Tick-borne encephalitis virus (TBEV) is the causative agent of tick-borne encephalitis (TBE) and causes neurological disease in humans in Eurasia. TBEV is transmitted by ticks of the genus Ixodes. Currently 10,000–12,000 clinical cases are reported annually in ≈30 TBE endemic countries. Since 1990 the epidemiology of TBE is characterized by a global increase of clinical cases and an expansion of risk areas. Similar trends are also observed in Switzerland but few studies confirmed the emergence of new TBE foci by detecting viral RNA in field-collected ticks. In this study, free-living Ixodes ricinus (L.) ticks from one nonendemic and three new TBE endemic regions located in the Western part of Switzerland were screened during four consecutive years (2007–2010) for the presence of TBEV. A total of 9,868 I. ricinus ticks (6,665 nymphs and 3,203 adults) were examined in pools for TBEV by real-time reverse transcription polymerase chain reaction. Our results confirmed the presence of viral RNA in 0.1% (6/6120) of questing ticks collected in one new endemic region. Among TBE endemic sites, the minimal infection rate per 100 ticks tested ranged from 0.21 (1/477) to 0.95 (1/105). Four positive samples were sequenced and phylogenetic analysis of the NS5 gene showed that all TBEV nucleotide sequences belonged to the European subtype and were split into two distinct lineages originating probably independently from two distinct foci located North-East and East of the study region.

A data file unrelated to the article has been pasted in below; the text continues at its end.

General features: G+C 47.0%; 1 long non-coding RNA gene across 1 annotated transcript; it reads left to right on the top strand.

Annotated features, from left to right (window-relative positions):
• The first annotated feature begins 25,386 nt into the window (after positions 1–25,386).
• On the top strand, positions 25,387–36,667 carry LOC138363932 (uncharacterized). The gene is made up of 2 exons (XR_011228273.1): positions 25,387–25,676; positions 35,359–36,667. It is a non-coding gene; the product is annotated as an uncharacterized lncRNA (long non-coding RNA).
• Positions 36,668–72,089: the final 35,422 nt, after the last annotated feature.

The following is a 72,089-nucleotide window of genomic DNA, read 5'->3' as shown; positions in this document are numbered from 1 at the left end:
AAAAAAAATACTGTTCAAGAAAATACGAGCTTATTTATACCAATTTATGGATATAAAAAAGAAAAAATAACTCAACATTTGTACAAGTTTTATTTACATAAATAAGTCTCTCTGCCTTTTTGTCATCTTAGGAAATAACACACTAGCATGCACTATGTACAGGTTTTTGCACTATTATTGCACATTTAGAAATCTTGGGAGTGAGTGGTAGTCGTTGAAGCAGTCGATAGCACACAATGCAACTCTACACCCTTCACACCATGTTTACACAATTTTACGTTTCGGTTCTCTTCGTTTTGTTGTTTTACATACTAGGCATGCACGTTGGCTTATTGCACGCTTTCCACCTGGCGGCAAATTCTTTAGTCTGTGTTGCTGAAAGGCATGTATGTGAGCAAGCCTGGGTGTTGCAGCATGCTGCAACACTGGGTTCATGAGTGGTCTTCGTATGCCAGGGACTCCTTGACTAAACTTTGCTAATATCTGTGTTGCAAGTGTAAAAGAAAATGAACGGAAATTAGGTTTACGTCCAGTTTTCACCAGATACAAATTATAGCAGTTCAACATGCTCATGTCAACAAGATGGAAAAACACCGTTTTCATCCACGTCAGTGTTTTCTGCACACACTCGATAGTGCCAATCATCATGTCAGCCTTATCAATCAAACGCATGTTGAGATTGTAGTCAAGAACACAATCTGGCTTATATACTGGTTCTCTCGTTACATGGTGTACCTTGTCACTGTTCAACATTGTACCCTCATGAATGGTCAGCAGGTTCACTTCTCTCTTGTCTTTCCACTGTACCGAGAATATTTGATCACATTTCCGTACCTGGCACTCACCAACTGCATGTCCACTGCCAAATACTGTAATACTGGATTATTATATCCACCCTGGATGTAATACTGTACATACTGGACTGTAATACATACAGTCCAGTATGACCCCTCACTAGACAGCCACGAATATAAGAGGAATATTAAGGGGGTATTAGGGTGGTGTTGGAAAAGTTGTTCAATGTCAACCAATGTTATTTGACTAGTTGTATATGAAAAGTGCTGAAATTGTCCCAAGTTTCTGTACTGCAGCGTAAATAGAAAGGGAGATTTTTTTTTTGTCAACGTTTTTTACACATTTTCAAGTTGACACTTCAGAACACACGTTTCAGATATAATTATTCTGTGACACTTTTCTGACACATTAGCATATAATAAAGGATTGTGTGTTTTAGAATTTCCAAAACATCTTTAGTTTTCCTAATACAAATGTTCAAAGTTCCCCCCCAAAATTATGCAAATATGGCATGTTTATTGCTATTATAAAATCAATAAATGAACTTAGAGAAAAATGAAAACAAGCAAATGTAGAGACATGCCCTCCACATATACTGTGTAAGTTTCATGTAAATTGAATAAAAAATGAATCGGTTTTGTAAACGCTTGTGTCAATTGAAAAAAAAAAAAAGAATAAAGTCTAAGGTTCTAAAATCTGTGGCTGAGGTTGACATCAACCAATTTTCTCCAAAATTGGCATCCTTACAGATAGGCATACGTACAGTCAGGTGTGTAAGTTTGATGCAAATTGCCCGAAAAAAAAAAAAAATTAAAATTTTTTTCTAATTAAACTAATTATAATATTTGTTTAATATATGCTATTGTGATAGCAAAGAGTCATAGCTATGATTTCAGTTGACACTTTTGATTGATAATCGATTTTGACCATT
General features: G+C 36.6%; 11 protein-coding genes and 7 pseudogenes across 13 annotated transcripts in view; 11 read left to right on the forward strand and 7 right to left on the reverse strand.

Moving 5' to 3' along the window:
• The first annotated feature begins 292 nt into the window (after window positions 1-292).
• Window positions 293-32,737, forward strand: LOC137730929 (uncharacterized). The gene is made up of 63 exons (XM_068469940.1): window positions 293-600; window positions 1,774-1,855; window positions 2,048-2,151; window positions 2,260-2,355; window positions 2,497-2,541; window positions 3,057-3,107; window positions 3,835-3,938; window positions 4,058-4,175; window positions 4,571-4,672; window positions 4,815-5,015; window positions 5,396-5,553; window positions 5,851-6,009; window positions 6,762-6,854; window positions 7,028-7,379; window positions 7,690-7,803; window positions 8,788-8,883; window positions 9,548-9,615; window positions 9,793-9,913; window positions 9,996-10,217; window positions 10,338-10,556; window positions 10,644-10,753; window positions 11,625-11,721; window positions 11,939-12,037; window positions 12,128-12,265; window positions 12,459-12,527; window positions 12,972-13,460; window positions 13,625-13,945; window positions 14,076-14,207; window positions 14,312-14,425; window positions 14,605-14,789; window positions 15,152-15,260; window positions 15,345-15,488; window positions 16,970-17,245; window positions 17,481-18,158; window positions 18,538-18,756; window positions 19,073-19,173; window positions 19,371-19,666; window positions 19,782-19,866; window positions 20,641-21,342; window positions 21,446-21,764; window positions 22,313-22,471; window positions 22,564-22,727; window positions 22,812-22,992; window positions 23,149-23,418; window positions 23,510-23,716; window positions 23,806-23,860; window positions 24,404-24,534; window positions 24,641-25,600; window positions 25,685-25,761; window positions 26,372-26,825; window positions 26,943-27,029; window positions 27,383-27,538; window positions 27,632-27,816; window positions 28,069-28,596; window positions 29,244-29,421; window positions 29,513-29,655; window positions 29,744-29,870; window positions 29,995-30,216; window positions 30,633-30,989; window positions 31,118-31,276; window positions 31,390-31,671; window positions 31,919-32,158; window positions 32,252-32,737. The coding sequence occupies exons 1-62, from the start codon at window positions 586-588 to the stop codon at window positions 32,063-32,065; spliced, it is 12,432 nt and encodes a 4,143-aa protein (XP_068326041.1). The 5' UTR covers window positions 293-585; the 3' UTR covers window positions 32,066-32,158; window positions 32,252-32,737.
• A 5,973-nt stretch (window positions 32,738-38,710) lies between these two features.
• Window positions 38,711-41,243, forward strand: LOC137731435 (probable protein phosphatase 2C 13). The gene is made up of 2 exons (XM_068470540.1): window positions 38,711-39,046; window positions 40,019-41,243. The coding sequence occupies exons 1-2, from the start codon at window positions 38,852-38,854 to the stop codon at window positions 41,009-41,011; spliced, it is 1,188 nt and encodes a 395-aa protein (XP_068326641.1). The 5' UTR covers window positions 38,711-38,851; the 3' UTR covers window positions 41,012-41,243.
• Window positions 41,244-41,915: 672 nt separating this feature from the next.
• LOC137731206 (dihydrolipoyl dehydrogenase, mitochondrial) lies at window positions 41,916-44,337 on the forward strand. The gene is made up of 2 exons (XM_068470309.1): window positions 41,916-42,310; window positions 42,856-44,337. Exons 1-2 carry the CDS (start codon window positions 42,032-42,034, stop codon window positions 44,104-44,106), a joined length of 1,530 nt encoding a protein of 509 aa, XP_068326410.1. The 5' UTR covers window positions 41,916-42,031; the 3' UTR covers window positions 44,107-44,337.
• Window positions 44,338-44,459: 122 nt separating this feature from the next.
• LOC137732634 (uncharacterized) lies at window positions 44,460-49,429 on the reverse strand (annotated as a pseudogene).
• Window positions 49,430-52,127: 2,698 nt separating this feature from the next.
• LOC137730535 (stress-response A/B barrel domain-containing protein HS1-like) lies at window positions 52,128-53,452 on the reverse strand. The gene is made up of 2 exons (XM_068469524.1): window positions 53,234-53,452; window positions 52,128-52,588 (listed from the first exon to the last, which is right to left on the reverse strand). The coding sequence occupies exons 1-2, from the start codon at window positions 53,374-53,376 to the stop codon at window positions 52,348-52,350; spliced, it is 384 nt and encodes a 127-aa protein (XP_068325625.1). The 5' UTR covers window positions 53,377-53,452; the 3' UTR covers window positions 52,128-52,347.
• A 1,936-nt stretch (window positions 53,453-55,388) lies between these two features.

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Vol. 49 • No. 1